"Dad?" he asks finally, standing in the wide berth of room between the open door and its frame, looking like a heavily-shaded intruder in the subtle camera angles of an arthouse movie. For some reason, Blaine's mind fixates on this image and his fingers twitch as he considers the way he would direct this kind of scene – shifting the angle like that, maybe have the floodlights taken out, natural light only – and he's avoiding like he usually does. "... Can I talk to you about something?"

"Is it about the letter I got from school?" his father says, his head tipping up from whatever he's looking at on his laptop before he wheels his chair around. His expression is... serious, his jaw set and eyes semi-dark in the poor lighting of the study, but there's no particular brand of emotion he should be wary of. In a way, that's the worst part.

"A letter?" Blaine asks, squirming uncomfortably in the light of this information. They definitely hadn't told him about that. "What did it say?"

His father turns in his seat, shuffles through the papers encroaching across his desk and finally retrieves one with the school's crest on it. He unfolds it, scans it again as though to make sure it says the same thing. "That you've been in some trouble recently. I wanted you to approach me about it first, so that's good."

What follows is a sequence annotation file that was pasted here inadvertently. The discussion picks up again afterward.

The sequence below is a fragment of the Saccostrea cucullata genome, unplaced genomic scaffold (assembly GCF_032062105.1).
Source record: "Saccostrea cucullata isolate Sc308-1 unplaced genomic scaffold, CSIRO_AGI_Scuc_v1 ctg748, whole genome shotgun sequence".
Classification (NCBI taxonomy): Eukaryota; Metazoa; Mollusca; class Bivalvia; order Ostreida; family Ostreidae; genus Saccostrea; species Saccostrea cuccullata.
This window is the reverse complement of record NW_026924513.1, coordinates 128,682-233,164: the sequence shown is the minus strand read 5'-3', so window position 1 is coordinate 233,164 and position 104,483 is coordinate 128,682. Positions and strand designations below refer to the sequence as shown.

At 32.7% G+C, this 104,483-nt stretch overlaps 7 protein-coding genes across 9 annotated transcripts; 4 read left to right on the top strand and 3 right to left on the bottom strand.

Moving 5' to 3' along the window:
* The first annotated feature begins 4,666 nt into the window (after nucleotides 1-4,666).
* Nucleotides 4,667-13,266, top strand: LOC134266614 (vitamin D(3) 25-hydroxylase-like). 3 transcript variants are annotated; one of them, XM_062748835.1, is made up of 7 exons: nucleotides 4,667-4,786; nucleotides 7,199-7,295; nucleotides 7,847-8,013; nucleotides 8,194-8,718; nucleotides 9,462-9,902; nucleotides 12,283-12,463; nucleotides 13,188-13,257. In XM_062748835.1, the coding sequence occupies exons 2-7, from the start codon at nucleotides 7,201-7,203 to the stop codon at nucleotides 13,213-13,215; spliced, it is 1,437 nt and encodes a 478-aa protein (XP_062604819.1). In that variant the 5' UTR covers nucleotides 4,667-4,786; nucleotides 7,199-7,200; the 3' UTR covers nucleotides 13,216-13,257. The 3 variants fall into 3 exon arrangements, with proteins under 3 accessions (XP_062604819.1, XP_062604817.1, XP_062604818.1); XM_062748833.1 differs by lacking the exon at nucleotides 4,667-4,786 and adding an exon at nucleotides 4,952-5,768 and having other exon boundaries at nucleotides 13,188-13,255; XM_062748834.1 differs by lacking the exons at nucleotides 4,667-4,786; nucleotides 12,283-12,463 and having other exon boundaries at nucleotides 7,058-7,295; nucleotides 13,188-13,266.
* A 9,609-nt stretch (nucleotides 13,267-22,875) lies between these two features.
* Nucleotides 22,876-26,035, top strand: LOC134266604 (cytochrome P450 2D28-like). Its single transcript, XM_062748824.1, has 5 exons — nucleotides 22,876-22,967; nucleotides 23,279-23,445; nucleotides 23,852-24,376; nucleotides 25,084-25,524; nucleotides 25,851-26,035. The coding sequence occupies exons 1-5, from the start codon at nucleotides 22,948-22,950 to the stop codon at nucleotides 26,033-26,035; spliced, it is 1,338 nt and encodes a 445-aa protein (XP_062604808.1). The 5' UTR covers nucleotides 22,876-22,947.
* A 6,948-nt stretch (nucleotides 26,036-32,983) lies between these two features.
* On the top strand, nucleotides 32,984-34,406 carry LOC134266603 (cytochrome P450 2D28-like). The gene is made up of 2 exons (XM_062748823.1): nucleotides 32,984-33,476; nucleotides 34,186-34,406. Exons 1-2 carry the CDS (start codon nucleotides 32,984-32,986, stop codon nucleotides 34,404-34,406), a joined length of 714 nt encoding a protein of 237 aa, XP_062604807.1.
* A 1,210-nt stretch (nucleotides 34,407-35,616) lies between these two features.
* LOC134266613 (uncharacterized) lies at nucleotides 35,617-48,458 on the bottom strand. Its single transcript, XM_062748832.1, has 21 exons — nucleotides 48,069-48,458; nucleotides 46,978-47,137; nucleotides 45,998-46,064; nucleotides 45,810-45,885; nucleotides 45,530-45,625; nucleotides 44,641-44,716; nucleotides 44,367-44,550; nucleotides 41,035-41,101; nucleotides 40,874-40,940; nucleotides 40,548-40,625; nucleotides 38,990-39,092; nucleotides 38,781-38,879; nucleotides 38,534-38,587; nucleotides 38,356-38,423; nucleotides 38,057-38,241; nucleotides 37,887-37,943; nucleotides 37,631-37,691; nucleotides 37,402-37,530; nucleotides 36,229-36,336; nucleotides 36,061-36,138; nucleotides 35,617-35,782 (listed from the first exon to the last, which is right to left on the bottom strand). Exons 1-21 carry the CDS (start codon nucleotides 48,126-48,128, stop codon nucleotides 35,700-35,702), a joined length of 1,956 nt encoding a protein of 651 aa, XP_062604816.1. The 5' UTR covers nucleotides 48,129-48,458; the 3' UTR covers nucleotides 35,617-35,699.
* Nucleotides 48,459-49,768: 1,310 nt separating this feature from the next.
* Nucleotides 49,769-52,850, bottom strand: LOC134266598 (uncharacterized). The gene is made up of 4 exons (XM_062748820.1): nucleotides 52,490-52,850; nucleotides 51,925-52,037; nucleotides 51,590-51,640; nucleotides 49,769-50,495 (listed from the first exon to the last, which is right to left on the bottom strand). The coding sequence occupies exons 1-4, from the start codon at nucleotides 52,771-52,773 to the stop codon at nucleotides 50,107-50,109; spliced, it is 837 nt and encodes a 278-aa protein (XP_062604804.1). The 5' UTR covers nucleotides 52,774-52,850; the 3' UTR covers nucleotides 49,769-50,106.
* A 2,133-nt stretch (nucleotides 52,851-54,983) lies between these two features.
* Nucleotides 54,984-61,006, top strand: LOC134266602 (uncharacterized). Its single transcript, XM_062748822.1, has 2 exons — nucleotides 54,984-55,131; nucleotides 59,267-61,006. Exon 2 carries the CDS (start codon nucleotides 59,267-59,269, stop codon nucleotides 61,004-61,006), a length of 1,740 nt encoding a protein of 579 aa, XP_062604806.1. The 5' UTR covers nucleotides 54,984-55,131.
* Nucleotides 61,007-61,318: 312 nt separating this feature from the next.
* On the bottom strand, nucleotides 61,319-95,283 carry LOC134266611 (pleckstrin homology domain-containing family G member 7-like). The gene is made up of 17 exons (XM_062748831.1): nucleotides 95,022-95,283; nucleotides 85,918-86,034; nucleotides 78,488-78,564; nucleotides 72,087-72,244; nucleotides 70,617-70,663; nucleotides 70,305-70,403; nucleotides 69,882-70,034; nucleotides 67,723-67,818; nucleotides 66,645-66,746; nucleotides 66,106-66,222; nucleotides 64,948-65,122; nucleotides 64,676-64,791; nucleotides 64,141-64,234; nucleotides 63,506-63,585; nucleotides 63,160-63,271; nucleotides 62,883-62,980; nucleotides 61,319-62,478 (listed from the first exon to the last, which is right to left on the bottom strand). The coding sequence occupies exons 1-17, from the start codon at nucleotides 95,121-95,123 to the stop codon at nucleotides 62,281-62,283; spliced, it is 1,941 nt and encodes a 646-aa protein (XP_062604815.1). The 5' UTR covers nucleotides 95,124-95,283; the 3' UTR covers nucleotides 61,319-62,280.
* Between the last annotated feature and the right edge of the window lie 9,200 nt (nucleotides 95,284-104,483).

Blaine smiles weakly at that; his father is forever prodding him to 'take things into his own hands' and 'be more confident in himself'. But then, the implications of the words finally hit him and he frowns, arms folding protectively around his waist. "I'm not the one doing the troubling."

"Troublemaking," his father corrects automatically. "And yeah, I did kind of get that impression. You're not really that kind of kid, Blaine. But why exactly does the school counsellor think you're being... troublesome?"

Trouble is beginning to not sound like a word at all. "I don't know," he says, pursing his lips and staring fiercely away at the inexplicable collection of airport-fare crime novels his father keeps purely so he can snark over their clumsy prose. "They keep calling me in and acting like there's nothing they can do about it. I keep giving them names and then they just tell me that I shouldn't point fingers and that they can't do anything without evidence."

There's a pause, weighing heavily on both of them, and Blaine looks at his feet, back up and out of the wide windows framing the back wall, across at the newly-constructed pine shelving holding groaning tons of books. His father just looks thoughtful, one hand covering his mouth as he seems to slowly consider things in the wheels turning behind the soft glint of his glasses. It's uncomfortable and Blaine finds himself shuffling his feet and twisting his fingers together. His fists are clenching and unclenching in pointless motions over his waist, and in willing them to stop Blaine misses the passing look on his father's face.